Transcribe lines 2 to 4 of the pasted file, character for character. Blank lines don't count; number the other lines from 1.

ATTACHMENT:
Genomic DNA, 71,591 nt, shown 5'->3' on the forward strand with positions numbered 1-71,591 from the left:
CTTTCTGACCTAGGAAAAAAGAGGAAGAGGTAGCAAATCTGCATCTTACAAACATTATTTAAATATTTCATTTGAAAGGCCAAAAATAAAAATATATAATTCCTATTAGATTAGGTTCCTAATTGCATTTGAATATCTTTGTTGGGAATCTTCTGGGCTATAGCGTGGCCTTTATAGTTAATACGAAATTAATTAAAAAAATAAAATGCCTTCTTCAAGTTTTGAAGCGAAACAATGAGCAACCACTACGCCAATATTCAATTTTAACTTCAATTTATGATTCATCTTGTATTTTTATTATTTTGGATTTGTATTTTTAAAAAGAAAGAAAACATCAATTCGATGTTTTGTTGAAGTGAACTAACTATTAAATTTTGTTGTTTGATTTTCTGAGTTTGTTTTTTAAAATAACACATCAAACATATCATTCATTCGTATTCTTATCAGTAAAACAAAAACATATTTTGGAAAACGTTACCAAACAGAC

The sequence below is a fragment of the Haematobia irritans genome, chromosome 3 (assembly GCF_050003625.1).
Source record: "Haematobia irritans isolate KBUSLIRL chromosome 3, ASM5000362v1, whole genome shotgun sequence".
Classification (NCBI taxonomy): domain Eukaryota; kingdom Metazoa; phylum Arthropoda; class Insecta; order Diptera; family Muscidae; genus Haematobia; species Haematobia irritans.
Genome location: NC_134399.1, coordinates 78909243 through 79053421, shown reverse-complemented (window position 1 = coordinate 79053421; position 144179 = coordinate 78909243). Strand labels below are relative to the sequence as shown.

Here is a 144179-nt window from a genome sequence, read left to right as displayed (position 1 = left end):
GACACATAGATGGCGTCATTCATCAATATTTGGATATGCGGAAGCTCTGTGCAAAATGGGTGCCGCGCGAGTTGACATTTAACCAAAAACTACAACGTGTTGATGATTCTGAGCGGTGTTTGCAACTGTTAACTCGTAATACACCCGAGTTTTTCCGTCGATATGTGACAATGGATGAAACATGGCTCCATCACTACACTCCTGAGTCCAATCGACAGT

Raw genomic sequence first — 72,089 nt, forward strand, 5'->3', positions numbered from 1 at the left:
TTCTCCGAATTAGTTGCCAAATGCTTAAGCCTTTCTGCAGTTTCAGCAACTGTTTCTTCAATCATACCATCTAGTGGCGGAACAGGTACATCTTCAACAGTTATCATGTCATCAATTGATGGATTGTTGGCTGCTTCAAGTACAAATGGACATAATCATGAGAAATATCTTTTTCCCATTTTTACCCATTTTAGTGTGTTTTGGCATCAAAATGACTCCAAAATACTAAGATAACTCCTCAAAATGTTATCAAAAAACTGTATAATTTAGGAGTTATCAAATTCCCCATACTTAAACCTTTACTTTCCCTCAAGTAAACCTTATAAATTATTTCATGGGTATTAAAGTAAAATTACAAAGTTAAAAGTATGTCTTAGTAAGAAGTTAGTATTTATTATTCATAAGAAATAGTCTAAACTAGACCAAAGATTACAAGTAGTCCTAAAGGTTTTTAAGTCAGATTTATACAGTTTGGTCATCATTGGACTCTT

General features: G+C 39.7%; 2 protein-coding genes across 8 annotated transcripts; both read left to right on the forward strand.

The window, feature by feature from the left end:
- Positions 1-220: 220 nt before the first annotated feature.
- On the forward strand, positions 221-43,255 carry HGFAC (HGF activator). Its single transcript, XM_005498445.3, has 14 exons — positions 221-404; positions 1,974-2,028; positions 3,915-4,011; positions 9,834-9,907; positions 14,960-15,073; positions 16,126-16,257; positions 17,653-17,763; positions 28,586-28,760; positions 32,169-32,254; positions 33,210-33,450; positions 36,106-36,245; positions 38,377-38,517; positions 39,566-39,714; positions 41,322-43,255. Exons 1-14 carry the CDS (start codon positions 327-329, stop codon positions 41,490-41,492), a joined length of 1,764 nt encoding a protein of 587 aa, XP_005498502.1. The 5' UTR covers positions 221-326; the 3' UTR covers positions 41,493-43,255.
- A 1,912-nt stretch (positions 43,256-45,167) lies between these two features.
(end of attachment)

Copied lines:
CTTTCTGACCTAGGAAAAAAGAGGAAGAGGTAGCAAATCTGCATCTTACAAACATTATTTAAATATTTCATTTGAAAGGCCAAAAATAAAAATATATAATTCCTATTAGATTAGGTTCCTAATTGCATTTGAATATCTTTGTTGGGAATCTTCTGGGCTATAGCGTGGCCTTTATAGTTAATACGAAATTAATTAAAAAAATAAAATGCCTTCTTCAAGTTTTGAAGCGAAACAATGAGCAACCACTACGCCAATATTCAATTTTAACTTCAATTTATGATTCATCTTGTATTTTTATTATTTTGGATTTGTATTTTTAAAAAGAAAGAAAACATCAATTCGATGTTTTGTTGAAGTGAACTAACTATTAAATTTTGTTGTTTGATTTTCTGAGTTTGTTTTTTAAAATAACACATCAAACATATCATTCATTCGTATTCTTATCAGTAAAACAAAAACATATTTTGGAAAACGTTACCAAACAGAC

The sequence below is a fragment of the Haematobia irritans genome, chromosome 3 (assembly GCF_050003625.1).
Source record: "Haematobia irritans isolate KBUSLIRL chromosome 3, ASM5000362v1, whole genome shotgun sequence".